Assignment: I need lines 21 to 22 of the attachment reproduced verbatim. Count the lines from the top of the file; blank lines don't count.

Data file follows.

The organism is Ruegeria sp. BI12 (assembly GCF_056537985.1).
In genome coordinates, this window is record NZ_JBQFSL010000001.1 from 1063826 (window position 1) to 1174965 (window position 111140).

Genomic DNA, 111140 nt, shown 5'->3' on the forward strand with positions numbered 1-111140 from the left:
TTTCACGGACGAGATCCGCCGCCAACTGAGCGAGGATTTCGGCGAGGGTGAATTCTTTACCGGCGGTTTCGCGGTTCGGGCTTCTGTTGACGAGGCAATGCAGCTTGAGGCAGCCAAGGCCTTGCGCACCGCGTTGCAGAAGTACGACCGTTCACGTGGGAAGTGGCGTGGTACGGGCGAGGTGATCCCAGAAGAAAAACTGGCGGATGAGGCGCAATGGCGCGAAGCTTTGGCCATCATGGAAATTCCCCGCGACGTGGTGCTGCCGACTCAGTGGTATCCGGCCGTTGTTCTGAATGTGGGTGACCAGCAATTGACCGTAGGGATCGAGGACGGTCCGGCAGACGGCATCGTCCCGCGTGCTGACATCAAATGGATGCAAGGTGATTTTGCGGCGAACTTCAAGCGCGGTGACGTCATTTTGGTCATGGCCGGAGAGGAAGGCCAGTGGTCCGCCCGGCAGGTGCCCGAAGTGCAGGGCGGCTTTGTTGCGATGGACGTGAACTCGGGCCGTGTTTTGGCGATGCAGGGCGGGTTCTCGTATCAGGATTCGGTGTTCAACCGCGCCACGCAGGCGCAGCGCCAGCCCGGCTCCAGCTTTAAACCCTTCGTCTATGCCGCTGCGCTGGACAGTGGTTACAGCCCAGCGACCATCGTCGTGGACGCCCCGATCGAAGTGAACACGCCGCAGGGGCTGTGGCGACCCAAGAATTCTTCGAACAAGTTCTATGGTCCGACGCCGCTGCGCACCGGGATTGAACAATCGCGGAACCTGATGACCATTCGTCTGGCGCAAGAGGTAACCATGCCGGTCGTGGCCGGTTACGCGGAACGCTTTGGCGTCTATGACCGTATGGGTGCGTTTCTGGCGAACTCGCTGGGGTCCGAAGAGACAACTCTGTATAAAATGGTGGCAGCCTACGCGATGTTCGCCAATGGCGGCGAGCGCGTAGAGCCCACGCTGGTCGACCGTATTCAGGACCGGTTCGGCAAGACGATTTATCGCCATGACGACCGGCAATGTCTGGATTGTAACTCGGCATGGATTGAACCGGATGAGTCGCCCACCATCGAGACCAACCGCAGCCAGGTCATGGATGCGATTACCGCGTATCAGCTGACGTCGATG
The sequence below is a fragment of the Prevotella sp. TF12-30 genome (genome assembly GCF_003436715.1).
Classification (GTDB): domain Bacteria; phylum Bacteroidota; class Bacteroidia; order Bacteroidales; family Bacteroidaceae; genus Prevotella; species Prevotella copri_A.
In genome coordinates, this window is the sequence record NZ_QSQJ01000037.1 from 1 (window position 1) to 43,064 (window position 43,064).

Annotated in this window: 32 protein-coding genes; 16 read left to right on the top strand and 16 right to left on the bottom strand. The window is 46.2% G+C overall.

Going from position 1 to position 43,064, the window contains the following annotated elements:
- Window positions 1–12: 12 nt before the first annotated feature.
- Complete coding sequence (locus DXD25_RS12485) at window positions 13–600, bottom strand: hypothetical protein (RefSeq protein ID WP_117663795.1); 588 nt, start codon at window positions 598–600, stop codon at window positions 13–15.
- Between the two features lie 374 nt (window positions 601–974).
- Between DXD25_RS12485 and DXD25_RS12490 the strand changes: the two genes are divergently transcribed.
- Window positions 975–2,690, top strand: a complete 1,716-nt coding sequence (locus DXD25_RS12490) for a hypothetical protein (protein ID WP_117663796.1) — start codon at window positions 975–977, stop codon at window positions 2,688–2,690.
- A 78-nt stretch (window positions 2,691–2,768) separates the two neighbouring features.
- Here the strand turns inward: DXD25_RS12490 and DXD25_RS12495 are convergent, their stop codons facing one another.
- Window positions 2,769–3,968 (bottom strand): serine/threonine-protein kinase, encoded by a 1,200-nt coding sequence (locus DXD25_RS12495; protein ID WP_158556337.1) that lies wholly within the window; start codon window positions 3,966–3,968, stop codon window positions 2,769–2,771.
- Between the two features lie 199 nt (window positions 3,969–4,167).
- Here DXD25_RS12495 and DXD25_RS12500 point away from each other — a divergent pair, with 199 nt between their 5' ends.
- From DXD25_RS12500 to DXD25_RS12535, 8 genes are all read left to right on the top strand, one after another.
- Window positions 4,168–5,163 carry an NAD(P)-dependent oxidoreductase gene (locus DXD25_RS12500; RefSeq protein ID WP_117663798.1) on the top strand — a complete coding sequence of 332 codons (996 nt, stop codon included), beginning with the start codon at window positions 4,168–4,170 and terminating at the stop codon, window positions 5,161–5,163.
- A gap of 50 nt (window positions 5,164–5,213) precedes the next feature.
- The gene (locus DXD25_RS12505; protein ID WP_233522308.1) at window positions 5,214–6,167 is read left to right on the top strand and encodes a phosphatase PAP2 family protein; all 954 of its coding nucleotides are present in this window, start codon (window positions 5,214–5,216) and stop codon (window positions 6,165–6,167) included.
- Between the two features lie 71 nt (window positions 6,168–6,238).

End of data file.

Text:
- Window positions 4,168–5,163 carry an NAD(P)-dependent oxidoreductase gene (locus DXD25_RS12500; RefSeq protein ID WP_117663798.1) on the top strand — a complete coding sequence of 332 codons (996 nt, stop codon included), beginning with the start codon at window positions 4,168–4,170 and terminating at the stop codon, window positions 5,161–5,163.
- A gap of 50 nt (window positions 5,164–5,213) precedes the next feature.